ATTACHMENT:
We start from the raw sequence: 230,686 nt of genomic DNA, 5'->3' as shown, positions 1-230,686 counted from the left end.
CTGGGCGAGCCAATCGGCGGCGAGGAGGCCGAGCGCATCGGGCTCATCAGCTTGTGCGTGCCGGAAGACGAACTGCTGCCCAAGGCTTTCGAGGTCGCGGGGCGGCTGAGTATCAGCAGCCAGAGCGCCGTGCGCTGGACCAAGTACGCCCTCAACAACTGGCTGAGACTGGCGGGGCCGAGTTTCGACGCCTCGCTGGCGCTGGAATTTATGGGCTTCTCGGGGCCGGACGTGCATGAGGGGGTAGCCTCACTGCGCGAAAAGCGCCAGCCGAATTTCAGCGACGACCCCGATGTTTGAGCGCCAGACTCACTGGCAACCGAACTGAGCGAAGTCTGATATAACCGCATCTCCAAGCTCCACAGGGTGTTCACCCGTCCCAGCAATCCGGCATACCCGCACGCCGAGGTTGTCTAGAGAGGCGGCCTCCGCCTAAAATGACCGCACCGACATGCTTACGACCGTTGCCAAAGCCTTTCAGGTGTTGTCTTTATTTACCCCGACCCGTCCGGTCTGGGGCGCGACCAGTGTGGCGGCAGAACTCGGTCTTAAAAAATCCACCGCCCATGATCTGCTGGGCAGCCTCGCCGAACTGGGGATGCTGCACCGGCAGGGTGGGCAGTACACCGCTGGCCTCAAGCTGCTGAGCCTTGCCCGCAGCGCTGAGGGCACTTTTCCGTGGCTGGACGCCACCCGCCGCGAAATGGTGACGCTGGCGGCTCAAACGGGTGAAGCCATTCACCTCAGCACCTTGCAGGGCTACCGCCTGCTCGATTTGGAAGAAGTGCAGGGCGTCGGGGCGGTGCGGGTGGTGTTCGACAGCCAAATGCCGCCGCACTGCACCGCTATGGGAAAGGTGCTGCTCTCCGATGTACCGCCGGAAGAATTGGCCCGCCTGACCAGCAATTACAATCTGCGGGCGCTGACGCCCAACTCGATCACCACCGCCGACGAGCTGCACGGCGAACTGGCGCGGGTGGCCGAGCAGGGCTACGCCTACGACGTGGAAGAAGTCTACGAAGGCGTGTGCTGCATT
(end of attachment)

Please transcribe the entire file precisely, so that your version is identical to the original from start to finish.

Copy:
We start from the raw sequence: 230,686 nt of genomic DNA, 5'->3' as shown, positions 1-230,686 counted from the left end.
CTGGGCGAGCCAATCGGCGGCGAGGAGGCCGAGCGCATCGGGCTCATCAGCTTGTGCGTGCCGGAAGACGAACTGCTGCCCAAGGCTTTCGAGGTCGCGGGGCGGCTGAGTATCAGCAGCCAGAGCGCCGTGCGCTGGACCAAGTACGCCCTCAACAACTGGCTGAGACTGGCGGGGCCGAGTTTCGACGCCTCGCTGGCGCTGGAATTTATGGGCTTCTCGGGGCCGGACGTGCATGAGGGGGTAGCCTCACTGCGCGAAAAGCGCCAGCCGAATTTCAGCGACGACCCCGATGTTTGAGCGCCAGACTCACTGGCAACCGAACTGAGCGAAGTCTGATATAACCGCATCTCCAAGCTCCACAGGGTGTTCACCCGTCCCAGCAATCCGGCATACCCGCACGCCGAGGTTGTCTAGAGAGGCGGCCTCCGCCTAAAATGACCGCACCGACATGCTTACGACCGTTGCCAAAGCCTTTCAGGTGTTGTCTTTATTTACCCCGACCCGTCCGGTCTGGGGCGCGACCAGTGTGGCGGCAGAACTCGGTCTTAAAAAATCCACCGCCCATGATCTGCTGGGCAGCCTCGCCGAACTGGGGATGCTGCACCGGCAGGGTGGGCAGTACACCGCTGGCCTCAAGCTGCTGAGCCTTGCCCGCAGCGCTGAGGGCACTTTTCCGTGGCTGGACGCCACCCGCCGCGAAATGGTGACGCTGGCGGCTCAAACGGGTGAAGCCATTCACCTCAGCACCTTGCAGGGCTACCGCCTGCTCGATTTGGAAGAAGTGCAGGGCGTCGGGGCGGTGCGGGTGGTGTTCGACAGCCAAATGCCGCCGCACTGCACCGCTATGGGAAAGGTGCTGCTCTCCGATGTACCGCCGGAAGAATTGGCCCGCCTGACCAGCAATTACAATCTGCGGGCGCTGACGCCCAACTCGATCACCACCGCCGACGAGCTGCACGGCGAACTGGCGCGGGTGGCCGAGCAGGGCTACGCCTACGACGTGGAAGAAGTCTACGAAGGCGTGTGCTGCATT